There are lots of new things to do in Paris at this moment, such as visit the newly opened Samaritaine Department Store (“The Rebirth of an Icon“) or the newly renovated Musée Carnavalet, but we opted for something we hadn’t done since she was very young, and is very Parisian indeed: make a full day’s visit to the Jardin des Plantes and all it has to offer, of which there is plenty.
“In the beginning the term Jardin des Plantes referred only to a botanical garden of 58 acres (230,000 m2), created and built by the royal physicians Jean Herouard and Guy de La Brosse. It therefore became known as the Royal Herb Garden. Created in 1626 and opened for the public in 1635, it is the oldest part of the national research and educational institute for science, the Musée National d’Histoire Naturelle, which was founded in 1793.” (Wikipedia.org)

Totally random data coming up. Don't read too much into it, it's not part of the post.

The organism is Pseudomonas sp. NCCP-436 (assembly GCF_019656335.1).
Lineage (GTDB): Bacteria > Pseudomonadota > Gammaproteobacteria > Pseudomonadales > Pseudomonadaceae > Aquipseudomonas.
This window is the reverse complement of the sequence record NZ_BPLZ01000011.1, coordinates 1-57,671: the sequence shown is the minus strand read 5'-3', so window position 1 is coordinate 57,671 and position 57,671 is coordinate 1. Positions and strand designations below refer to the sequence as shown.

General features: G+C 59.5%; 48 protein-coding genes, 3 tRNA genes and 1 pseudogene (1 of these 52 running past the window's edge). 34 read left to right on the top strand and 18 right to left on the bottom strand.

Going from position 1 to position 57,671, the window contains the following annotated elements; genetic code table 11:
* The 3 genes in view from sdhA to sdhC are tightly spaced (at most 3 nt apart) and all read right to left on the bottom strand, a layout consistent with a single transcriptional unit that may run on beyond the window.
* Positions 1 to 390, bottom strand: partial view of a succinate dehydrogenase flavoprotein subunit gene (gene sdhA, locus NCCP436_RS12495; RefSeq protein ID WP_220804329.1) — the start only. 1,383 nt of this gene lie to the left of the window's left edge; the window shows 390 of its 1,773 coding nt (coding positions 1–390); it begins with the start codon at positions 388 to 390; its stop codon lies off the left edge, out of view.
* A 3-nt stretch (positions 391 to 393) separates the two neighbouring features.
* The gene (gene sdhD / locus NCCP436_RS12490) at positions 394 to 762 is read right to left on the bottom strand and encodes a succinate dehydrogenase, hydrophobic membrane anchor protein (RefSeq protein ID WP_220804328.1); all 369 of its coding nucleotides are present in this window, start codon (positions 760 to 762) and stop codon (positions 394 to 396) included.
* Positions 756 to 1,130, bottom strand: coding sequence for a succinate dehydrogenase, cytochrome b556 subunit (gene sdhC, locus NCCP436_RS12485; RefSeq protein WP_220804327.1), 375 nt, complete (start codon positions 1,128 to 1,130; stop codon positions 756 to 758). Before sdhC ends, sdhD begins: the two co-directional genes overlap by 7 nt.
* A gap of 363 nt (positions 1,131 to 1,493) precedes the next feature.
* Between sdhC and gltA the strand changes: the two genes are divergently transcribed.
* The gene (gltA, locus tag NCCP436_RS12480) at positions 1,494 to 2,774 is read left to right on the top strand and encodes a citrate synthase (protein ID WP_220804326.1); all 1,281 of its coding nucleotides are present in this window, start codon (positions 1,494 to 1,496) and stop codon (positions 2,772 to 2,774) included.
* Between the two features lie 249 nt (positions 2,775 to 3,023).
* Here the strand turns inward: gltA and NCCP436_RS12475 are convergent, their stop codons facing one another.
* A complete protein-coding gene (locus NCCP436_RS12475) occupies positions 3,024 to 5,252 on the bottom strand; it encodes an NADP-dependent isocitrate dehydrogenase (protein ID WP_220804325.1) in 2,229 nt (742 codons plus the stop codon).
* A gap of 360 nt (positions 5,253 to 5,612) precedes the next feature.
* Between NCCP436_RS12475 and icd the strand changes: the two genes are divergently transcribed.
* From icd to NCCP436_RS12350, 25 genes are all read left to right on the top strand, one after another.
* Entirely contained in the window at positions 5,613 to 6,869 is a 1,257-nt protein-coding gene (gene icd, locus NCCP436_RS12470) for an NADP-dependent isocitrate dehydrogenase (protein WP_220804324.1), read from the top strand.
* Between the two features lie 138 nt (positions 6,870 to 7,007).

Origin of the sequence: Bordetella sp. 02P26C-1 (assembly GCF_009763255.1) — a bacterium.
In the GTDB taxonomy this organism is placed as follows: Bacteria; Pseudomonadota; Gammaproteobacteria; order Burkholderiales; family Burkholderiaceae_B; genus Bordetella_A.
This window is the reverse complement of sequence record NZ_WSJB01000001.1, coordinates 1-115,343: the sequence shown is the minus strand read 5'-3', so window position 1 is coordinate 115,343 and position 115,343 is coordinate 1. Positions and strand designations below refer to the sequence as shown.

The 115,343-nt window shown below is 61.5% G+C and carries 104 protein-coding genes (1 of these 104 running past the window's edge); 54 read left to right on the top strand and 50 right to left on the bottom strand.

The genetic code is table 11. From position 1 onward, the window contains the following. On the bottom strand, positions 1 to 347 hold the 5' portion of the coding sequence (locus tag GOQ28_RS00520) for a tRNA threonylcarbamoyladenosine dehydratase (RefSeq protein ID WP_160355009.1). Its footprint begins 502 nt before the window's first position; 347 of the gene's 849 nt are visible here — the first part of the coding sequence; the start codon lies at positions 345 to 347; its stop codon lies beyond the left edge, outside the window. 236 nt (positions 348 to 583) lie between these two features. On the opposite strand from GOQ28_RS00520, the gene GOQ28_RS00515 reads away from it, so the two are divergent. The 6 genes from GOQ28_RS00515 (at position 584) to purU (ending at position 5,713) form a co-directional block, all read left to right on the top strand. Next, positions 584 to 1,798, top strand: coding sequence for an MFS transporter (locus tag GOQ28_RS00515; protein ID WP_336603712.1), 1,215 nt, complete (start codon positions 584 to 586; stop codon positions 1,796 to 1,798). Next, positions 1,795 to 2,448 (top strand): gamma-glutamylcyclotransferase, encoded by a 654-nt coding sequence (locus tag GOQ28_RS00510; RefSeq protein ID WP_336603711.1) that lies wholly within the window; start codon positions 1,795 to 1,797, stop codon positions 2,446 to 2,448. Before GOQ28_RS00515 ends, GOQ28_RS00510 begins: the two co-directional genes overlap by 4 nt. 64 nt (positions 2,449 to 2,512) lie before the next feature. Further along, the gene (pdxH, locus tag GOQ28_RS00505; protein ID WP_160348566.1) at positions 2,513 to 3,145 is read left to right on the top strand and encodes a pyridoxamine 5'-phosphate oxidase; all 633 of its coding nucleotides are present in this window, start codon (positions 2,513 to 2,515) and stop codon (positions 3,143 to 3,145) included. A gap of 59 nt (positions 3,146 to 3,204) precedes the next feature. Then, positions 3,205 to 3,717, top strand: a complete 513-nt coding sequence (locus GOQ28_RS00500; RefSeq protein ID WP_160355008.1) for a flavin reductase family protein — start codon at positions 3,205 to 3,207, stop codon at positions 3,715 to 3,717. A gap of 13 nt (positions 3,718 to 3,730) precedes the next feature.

Starting out early with tickets in hand (there’s no entry without them to the various exhibitions) and umbrellas over our heads, we had allowed most of the day, but began by visiting the Galerie de Géologie et de Minéralogie (Geology and Mineralogy Gallery). I had taken her as a young kid to this museum when it was located on the edge of the Jardin du Luxembourg. She fell immediately in love with minerals and has been smitten ever since. As we went from display to display, we “ooed” and “aahed” awestruck at the incredibly beautiful natural formations of the minerals and their colors, taking lots of photos.